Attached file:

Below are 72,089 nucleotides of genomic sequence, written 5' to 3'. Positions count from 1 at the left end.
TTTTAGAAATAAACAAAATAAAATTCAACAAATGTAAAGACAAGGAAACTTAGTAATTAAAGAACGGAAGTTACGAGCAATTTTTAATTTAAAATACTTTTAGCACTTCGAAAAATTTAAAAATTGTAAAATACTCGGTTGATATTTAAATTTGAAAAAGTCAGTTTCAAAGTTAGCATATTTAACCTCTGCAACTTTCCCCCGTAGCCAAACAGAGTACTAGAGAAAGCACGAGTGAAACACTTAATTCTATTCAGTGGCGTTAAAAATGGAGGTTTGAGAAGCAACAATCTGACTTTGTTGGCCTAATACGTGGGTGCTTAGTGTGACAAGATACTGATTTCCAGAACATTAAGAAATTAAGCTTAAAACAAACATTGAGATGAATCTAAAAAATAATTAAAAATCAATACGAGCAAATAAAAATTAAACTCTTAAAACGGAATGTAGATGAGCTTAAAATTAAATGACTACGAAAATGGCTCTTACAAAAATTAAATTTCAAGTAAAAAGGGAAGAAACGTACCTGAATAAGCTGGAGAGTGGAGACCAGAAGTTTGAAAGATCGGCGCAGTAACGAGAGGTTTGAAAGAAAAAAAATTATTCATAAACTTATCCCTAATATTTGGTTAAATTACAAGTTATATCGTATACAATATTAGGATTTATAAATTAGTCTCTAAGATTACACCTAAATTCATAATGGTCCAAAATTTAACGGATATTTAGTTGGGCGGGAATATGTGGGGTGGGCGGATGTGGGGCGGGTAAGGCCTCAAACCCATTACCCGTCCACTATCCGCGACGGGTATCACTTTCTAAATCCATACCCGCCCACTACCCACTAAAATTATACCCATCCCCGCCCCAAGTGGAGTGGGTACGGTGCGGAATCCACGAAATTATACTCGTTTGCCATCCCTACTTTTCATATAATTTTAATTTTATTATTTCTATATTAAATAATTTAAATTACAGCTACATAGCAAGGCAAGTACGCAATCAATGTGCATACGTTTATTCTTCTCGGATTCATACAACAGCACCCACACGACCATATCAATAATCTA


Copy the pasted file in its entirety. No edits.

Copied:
Below are 72,089 nucleotides of genomic sequence, written 5' to 3'. Positions count from 1 at the left end.
TTTTAGAAATAAACAAAATAAAATTCAACAAATGTAAAGACAAGGAAACTTAGTAATTAAAGAACGGAAGTTACGAGCAATTTTTAATTTAAAATACTTTTAGCACTTCGAAAAATTTAAAAATTGTAAAATACTCGGTTGATATTTAAATTTGAAAAAGTCAGTTTCAAAGTTAGCATATTTAACCTCTGCAACTTTCCCCCGTAGCCAAACAGAGTACTAGAGAAAGCACGAGTGAAACACTTAATTCTATTCAGTGGCGTTAAAAATGGAGGTTTGAGAAGCAACAATCTGACTTTGTTGGCCTAATACGTGGGTGCTTAGTGTGACAAGATACTGATTTCCAGAACATTAAGAAATTAAGCTTAAAACAAACATTGAGATGAATCTAAAAAATAATTAAAAATCAATACGAGCAAATAAAAATTAAACTCTTAAAACGGAATGTAGATGAGCTTAAAATTAAATGACTACGAAAATGGCTCTTACAAAAATTAAATTTCAAGTAAAAAGGGAAGAAACGTACCTGAATAAGCTGGAGAGTGGAGACCAGAAGTTTGAAAGATCGGCGCAGTAACGAGAGGTTTGAAAGAAAAAAAATTATTCATAAACTTATCCCTAATATTTGGTTAAATTACAAGTTATATCGTATACAATATTAGGATTTATAAATTAGTCTCTAAGATTACACCTAAATTCATAATGGTCCAAAATTTAACGGATATTTAGTTGGGCGGGAATATGTGGGGTGGGCGGATGTGGGGCGGGTAAGGCCTCAAACCCATTACCCGTCCACTATCCGCGACGGGTATCACTTTCTAAATCCATACCCGCCCACTACCCACTAAAATTATACCCATCCCCGCCCCAAGTGGAGTGGGTACGGTGCGGAATCCACGAAATTATACTCGTTTGCCATCCCTACTTTTCATATAATTTTAATTTTATTATTTCTATATTAAATAATTTAAATTACAGCTACATAGCAAGGCAAGTACGCAATCAATGTGCATACGTTTATTCTTCTCGGATTCATACAACAGCACCCACACGACCATATCAATAATCTA